Wednesday, 21 August 2013 | 28 comments

Peach & cornmeal upside-down cake

i recently read Rebecca Solnit’s The Faraway Nearby. The book is not about food, but nonetheless begins with the story of a pile of apricots that arrived at the author’s doorstep from her ailing mother’s home. Solnit spreads them on a sheet, observing them in various states of greenness, ripeness, and decay, too many to eat at once. She likens her pile of apricots to the Impossible Task of fairy tales: the water to be carried in a sieve; the pile of seeds and grains to be sorted in a single night. Doing something with all those apricots before they went to waste became more than just a matter of practicality, it was a puzzle to solve, the feat that proves you’re worthy enough to marry the princess, the story that allows Scherezade to live another day. » Click to read more

Thursday, 26 January 2012 | 19 comments

Cracked pepper skillet cornbread

A funny thing that DC-area people do is get together to watch political events, like election results coming in, or debates. (I didn’t realize this was not ordinary until recently.)Years ago, watching some election results roll in with my friend Del, it happened that a candidate that I loved won. We ran excitedly around my then-apartment, looking for something with which to celebrate. The only toast-able liquid was a bottle of gin.Guys, taking shots of gin is really just not a good idea, for a lot of reasons, but in this instance it was especially inappropriate because 1) it was bottom-shelf gin and 2) Del doesn’t even like gin. But we were undeterred, convinced that we needed something to mark the event. I measured the gin into those tiny tumblers, and we tipped it back.And here’s the part I’ll never forget: Del, the trooper that she is, screwed up her face and shook her head a little bit. Then she opened her eyes and looked at me calmly. “Tastes like election day,” she said.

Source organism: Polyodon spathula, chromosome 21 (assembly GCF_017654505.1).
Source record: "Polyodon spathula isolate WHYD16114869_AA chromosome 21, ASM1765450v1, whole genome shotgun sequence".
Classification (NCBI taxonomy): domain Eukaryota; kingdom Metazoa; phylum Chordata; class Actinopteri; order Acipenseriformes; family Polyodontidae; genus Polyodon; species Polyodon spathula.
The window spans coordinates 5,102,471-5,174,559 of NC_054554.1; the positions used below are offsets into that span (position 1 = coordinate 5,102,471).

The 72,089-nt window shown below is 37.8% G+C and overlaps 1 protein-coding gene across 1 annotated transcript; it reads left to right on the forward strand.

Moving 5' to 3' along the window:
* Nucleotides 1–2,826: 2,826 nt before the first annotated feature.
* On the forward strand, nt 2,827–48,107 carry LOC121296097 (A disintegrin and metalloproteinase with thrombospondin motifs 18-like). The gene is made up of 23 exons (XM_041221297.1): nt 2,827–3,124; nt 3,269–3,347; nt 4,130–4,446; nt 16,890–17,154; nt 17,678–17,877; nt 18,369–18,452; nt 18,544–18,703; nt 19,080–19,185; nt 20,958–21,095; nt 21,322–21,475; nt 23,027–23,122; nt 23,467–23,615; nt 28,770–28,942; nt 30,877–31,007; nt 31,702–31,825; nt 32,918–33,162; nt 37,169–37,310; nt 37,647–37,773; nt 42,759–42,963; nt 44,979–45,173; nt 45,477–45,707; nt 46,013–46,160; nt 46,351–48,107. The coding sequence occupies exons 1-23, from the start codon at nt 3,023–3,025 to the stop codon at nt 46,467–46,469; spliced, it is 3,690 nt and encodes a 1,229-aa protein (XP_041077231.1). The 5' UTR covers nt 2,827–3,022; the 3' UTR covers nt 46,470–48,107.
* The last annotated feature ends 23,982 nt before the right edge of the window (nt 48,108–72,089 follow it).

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Sunday, 2 October 2011 | 52 comments

Collard cobbler with cornmeal biscuits

As a gardener, this time of year is just plain nice. My autumn garden has barely been put into the ground, so there’s no real stress involved yet. But there are still fruits coming in; you just have to be alert enough to pick them—-a few errant cherry tomatoes, some dried bean pods lingering, and one stubborn yellow squash vine that is convinced it’s still July. The dark horse winner of my garden this year has been collard greens (the variety is “Champion”, so perhaps I should have expected that?).I’ve been eating these collards for awhile now, but they just keep on coming as I harvest them. There are only so many ways to eat greens, you know? » Click to read more

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